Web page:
EMAIL THIS PAGE TO A FRIEND

Proceedings of the National Academy of Sciences of the United States of America

C-terminal domain small phosphatase 1 and MAP kinase reciprocally control REST stability and neuronal differentiation.


PMID 25197063

Abstract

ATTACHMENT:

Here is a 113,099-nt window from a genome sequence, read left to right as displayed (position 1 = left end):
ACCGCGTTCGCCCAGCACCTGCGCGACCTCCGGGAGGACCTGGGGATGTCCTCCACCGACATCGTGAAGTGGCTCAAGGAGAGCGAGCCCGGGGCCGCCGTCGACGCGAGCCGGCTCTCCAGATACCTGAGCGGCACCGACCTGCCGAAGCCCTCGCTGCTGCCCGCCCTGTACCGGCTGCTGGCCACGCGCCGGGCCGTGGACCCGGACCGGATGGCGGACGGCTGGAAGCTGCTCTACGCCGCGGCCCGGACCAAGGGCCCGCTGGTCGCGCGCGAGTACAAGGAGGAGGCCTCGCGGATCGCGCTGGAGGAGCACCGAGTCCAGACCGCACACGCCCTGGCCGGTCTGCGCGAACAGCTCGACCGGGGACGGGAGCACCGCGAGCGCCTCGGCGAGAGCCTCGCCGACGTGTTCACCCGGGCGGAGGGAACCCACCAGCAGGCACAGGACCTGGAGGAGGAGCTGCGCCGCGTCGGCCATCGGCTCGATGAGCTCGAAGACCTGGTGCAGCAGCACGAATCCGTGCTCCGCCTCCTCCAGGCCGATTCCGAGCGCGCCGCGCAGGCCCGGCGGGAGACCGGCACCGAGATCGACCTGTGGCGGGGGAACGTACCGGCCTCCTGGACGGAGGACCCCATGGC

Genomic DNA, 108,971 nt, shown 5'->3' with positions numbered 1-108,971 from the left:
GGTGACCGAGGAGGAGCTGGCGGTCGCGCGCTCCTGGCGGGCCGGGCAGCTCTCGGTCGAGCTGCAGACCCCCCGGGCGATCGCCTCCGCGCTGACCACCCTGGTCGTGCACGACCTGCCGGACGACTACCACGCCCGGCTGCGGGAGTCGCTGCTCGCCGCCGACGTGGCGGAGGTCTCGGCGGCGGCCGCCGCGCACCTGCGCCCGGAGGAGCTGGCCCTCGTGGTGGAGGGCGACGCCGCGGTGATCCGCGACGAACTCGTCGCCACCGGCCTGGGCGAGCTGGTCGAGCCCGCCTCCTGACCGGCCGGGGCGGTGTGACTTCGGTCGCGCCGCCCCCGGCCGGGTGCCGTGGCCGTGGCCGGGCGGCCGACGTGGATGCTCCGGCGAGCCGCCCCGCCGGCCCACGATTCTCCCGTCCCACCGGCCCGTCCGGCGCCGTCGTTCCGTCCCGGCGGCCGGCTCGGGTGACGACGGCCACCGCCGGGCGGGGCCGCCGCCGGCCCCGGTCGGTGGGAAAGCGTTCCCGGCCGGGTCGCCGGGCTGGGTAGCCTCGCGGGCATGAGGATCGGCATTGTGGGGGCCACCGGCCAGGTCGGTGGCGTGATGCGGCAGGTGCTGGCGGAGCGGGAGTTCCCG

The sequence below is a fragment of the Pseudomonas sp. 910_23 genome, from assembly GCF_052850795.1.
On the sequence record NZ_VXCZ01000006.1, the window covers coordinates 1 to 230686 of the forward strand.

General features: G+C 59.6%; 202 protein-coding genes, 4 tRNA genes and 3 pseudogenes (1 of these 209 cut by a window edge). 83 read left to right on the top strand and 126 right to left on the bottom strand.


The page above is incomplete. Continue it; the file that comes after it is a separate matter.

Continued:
The repressor element 1 (RE1) silencing transcription factor (REST) in stem cells represses hundreds of genes essential to neuronal function. During neurogenesis, REST is degraded in neural progenitors to promote subsequent elaboration of a mature neuronal phenotype. Prior studies indicate that part of the degradation mechanism involves phosphorylation of two sites in the C terminus of REST that require activity of beta-transducin repeat containing E3 ubiquitin protein ligase, βTrCP. We identify a proline-directed phosphorylation motif, at serines 861/864 upstream of these sites, which is a substrate for the peptidylprolyl cis/trans isomerase, Pin1, as well as the ERK1/2 kinases. Mutation at S861/864 stabilizes REST, as does inhibition of Pin1 activity. Interestingly, we find that C-terminal domain small phosphatase 1 (CTDSP1), which is recruited by REST to neuronal genes, is present in REST immunocomplexes, dephosphorylates S861/864, and stabilizes REST. Expression of a REST peptide containing S861/864 in neural progenitors inhibits terminal neuronal differentiation. Together with previous work indicating that both REST and CTDSP1 are expressed to high levels in stem cells and down-regulated during neurogenesis, our results suggest that CTDSP1 activity stabilizes REST in stem cells and that ERK-dependent phosphorylation combined with Pin1 activity promotes REST degradation in neural progenitors.